Point 1: Baseball locks up regular season title.
Heading into the weekend, Stony Brook’s baseball team (29-14, 16-4 AE) had the opportunity to clinch the top seed in the upcoming America East tournament. The honor required a weekend sweep of the Seawolves’ conference rival, the UMass Lowell River Hawks.
Without hesitation the Seawolves displayed their dominance by taking both games of the Saturday doubleheader, 5-3 and 9-3. To follow up the encouraging start to the weekend, Stony Brook breezed by the River Hawks on Sunday 9-0.
The weekend sweep earned Stony Brook its second-straight top seed in the America East tournament. Even with the top seed locked in, Stony Brook will have little time to take a breath. The Seawolves will look to avenge their championship round defeat to the Binghamton Bearcats.
The ultimate goal in the coming weeks will be for Stony Brook to earn a spot in the NCAA Baseball tournament. In 2012, the Seawolves reached the tournament and left their mark. After a stunning victory against LSU in the super regionals the Cinderella headlines were all over and Stony Brook was the team to follow.
The Seawolves have dominated the America East conference this year, similar to how they controlled the conference during their Cinderella-run in 2012. This year, however, they will have experience of playing on the big stage from senior Cole Peragine and junior Nick Brass. Both players were there in the Super Regionals and their leadership may be an integral part to Stony Brook’s run this year.
The Seawolves will first have to win the America East Tournament, then anything is possible with an NCAA bid.
-By Drew Ciampa, Staff Writer
Point 2: This was the year for softball to win.
The 2015 America East Softball Championship ended in similar fashion to the previous year: the top-seeded Stony Brook Seawolves fell to the No. 3 team twice in the championship games.
For Stony Brook softball, this season might have been the best one to win.
Three of the team’s best players—pitcher Allison Cukrov and outfielders Bria Green and Shayla Giosia—are graduating in just a couple of weeks. Without this powerful trio, the Seawolves may find it much harder to win the America East title.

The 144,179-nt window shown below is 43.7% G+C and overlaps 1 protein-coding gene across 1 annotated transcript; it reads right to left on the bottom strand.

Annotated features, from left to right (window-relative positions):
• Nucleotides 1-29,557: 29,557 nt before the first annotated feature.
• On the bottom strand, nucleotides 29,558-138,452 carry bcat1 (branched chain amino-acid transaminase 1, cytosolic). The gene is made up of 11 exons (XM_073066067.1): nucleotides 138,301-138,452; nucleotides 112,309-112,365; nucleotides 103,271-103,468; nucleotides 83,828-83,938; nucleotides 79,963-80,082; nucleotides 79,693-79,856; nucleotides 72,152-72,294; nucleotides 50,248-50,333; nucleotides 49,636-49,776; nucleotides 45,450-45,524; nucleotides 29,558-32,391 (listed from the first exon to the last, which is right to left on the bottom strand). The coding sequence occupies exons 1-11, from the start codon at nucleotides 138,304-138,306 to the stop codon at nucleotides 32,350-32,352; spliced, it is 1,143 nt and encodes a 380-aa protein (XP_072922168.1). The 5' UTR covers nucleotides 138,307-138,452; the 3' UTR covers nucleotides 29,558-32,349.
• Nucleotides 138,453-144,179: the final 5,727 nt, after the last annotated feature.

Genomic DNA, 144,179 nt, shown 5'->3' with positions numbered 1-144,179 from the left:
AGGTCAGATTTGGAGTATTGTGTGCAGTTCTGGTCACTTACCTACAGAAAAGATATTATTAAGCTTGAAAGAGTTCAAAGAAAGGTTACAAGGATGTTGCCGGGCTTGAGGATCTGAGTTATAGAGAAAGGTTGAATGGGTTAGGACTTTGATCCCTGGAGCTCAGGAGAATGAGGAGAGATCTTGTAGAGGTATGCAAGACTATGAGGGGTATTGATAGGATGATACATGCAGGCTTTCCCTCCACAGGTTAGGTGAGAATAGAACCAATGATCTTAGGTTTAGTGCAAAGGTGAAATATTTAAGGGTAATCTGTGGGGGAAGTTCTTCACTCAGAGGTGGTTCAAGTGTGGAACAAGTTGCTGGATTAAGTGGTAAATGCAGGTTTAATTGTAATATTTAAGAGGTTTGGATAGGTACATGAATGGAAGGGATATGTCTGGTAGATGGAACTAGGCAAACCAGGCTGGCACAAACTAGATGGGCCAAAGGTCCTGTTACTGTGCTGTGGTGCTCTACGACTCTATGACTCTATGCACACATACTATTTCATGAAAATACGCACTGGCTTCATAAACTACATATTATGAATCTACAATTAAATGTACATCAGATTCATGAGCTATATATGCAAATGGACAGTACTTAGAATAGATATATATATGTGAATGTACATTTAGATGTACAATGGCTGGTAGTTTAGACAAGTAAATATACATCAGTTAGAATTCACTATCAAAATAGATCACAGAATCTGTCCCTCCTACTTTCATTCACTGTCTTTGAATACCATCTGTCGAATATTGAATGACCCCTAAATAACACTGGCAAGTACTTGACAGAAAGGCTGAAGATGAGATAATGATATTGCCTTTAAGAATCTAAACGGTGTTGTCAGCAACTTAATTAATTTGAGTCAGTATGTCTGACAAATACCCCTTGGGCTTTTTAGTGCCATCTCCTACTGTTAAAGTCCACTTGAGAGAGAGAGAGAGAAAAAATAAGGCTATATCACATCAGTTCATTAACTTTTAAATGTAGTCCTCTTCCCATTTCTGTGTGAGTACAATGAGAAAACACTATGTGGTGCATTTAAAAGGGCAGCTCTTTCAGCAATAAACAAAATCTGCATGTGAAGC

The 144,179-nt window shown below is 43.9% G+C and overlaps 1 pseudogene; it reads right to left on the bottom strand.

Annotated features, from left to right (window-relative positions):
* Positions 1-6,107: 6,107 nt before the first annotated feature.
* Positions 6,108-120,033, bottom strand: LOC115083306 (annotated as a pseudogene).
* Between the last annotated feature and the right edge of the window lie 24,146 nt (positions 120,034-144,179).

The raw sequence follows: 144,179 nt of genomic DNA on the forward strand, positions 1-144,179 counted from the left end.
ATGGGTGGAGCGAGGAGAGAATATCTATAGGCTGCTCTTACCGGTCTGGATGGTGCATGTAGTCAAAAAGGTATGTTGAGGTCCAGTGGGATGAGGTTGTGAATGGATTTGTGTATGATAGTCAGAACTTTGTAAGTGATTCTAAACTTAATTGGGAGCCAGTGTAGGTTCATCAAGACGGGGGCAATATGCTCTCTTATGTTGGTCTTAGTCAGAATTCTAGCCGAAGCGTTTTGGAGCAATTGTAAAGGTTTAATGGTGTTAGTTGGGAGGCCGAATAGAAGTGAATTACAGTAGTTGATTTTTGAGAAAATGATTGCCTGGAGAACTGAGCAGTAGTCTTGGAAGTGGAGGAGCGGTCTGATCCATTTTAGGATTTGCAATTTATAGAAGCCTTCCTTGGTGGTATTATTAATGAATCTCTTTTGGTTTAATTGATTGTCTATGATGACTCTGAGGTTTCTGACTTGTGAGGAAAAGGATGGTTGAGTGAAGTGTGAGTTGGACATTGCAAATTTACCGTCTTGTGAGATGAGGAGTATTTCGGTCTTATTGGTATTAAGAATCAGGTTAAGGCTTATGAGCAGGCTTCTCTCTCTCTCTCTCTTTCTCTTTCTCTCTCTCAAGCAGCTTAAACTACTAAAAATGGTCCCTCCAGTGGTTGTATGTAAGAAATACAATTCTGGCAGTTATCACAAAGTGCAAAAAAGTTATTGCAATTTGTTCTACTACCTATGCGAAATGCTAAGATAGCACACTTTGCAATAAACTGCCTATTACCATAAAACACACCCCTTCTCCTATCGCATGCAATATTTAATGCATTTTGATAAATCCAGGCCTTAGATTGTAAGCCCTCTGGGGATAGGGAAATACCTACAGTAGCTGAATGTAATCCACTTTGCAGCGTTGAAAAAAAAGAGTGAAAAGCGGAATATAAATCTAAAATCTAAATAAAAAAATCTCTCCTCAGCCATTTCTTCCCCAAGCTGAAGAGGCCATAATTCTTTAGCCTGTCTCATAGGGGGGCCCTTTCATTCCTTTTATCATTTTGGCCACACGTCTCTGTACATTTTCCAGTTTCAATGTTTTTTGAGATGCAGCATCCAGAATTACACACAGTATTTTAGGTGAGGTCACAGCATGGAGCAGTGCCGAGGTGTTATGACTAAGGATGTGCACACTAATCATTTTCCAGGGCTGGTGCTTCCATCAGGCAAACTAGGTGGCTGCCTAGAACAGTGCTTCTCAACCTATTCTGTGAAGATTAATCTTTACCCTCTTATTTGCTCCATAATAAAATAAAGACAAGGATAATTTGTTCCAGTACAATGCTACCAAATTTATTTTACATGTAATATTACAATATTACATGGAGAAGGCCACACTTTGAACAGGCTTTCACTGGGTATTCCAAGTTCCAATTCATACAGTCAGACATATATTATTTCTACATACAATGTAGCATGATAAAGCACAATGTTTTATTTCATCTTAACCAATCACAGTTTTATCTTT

Green and Giosia both had the best seasons of their collegiate careers. Green batted .435, got on base at a .520 pace and slugged a whopping .932. Giosia’s final line for the season was an impressive .382/.420/.707.
Cukrov went 14-5 with a 2.93 ERA with 119 strikeouts and 108 hits in 129 innings pitched. Stony Brook is also losing Lauren Kamachi, a valuable player who batted .272 on the season.
This year’s Seawolves topped the conference in runs scored, RBI, home runs and total bases. It will be a daunting feat for next year’s team to put up similar numbers. Do not count them out next year yet, though. There is still a great deal of talent on the roster, including some promising young players.
Freshman Chelsea Evans and sophomore Lexie Shue will be back next year to continue their careers. The two infielders batted .330 and .294 this year, respectively. Pitcher Jane Sallen will also be coming back in 2016. Her numbers improved drastically between 2014 and 2015, so keep an eye on her to be a game changer next year.
-By Dylan Moore, Staff Writer
Point 3: Women’s lacrosse disappoints in NCAA Second Round matchup against Princeton.
In the penultimate home game of the season, with a chance to advance to the national quarterfinals on the line, the Seawolves offense played miserably in their 8-4 loss to the Princeton Tigers.
The dynamic duo of Kylie Ohlmiller and Courtney Murphy scored one goal apiece, season-lows for both. The Taylor Ranftle and Amber Kupres tandem that had been so effective in the championship game against Albany was nearly invisible, and captain Michelle Rubino did not even fire a shot attempt in her final game wearing a Stony Brook jersey.
Aesthetically, the offense was as ugly as it has been all season. The ball was either stagnant or kept to the outside. There was a lack of cutting action to the net to develop high-level scoring opportunities.
Princeton goaltender Ellie DeGarmo played a fantastic game between the pipes for the Tigers, saving six of the 10 Seawolves shots on goal.
She had quick hands to deny the upper half of the net, stopping Ohlmiller from point blank multiple times.
The Tigers game-plan was clear from early on, as they stalled on their offensive possessions to waste clock and took away the center area of the eight-meter arc defensively to shut down Murphy, the third-leading goal scorer in the NCAA this season. Going into next year, the offense will lose some firepower with the graduations of midfielders Rubino and Kupres.
-By Skyler Gilbert, Staff Writer